Somebodyisfromhere.com’s summer reading takes him to New York.
Somebodyisfromhere.com wanted to relax for the summer. After his grad school year was over he wanted to read something lazy. Perhaps he would find some fiction. Maybe a nice easy Nick Hornsby book or something.
First though he would read a quick non-fiction book, The Big Short, because, well, he’s in graduate school but still feels pretty stupid and he wanted to learn something.
After that, well, there was this real quick bio he wanted to check out.
His care free summer had quickly gotten away from him and he, unintentionally, went and learned some junk.
He took a step back, though, and learned that these two books represent the good and the bad about New York City.
A Big Short: Inside the Doomsday Machine is as dramatic as it sounds. It’s about the recent housing crash and is a story that could only happen in New York City.
Branch Rickey is about the Brooklyn Dodgers’ General Manager back in the day who made it his goal to desegregate the game of baseball and could have only happened in New York.
Somebodyisfromhere.com inadvertently is a huge Michael Lewis fan. He read Moneyball back in the day because he thought that idea was fascinating. He read The Blind Side because it seemed like a good underdog story. Somebodyisfromhere.com thought The Big Short would be a good read because he knew Lewis had a Wall Street background and, equally importantly, he knew Lewis had the ability to write to the masses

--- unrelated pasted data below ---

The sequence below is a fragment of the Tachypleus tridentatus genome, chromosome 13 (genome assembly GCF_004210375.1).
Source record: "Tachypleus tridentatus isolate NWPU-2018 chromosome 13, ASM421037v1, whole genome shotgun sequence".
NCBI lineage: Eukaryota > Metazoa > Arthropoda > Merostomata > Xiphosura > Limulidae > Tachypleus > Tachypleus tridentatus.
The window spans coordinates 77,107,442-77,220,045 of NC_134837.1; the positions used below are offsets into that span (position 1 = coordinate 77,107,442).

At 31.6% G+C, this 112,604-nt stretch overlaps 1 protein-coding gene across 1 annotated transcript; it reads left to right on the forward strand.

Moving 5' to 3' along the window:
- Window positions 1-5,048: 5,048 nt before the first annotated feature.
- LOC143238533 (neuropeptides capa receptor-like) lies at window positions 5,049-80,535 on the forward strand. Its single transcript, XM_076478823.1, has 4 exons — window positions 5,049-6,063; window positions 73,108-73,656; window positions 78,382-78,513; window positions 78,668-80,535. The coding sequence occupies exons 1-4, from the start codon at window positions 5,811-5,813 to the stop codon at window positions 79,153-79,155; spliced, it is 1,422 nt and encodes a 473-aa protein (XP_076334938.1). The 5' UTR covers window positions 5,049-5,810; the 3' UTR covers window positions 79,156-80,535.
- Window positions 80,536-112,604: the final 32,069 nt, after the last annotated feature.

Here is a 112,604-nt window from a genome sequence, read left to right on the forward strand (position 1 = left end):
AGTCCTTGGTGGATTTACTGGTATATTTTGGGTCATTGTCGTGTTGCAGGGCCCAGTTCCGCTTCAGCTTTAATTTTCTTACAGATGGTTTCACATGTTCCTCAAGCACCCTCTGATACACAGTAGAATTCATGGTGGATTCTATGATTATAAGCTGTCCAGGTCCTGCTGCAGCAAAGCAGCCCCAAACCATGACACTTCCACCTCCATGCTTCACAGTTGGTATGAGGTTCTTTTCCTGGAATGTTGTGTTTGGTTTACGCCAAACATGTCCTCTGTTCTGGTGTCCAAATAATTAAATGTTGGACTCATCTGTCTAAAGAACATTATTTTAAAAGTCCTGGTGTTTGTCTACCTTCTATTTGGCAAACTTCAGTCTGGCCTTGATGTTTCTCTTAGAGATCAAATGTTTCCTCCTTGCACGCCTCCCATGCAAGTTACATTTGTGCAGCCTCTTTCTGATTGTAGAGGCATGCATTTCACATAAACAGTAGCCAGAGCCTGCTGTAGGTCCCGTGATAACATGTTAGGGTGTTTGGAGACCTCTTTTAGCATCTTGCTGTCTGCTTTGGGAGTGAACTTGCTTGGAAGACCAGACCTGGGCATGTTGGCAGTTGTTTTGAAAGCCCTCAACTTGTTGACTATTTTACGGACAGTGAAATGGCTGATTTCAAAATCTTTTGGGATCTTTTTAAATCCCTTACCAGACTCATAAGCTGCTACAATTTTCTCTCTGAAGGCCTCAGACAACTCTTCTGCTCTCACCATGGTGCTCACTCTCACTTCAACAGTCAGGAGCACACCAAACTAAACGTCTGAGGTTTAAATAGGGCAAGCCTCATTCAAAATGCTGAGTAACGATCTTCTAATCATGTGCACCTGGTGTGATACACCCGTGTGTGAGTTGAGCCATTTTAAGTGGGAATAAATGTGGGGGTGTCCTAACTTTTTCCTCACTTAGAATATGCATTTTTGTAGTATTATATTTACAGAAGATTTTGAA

Sure enough The Big Short was enlightening. It was a story of greed and turning a blind eye. It was about the collective group thought of Wall Streeters that things will not go wrong only because it hasn’t before and since that was the case, why not press further? Further, it was about the outsiders that were smart enough to bet against it.
Branch Rickey was from Ohio. He went to Michigan Law School. He was a successful general manager in St. Louis. He originally tried to bring a black ballplayer to Missouri, but was told it was bad for business. Eventually, he held the same position for the Dodgers.
In Brooklyn, the religious non-drinker sold the idea that there were a lot of black ballplayers and the first team to take advantage of this untapped source would be able to win. The hunt then was on for the right player; a player that was talented enough to play and strong enough to put up with the rest.
Of course the right player was Jackie Robinson, a veteran of military service and UCLA, who had just been in some legal trouble. The rest is history.
Both books show an important side of New York City. One shows that New York can lead the world. The other shows New York has the power to take down.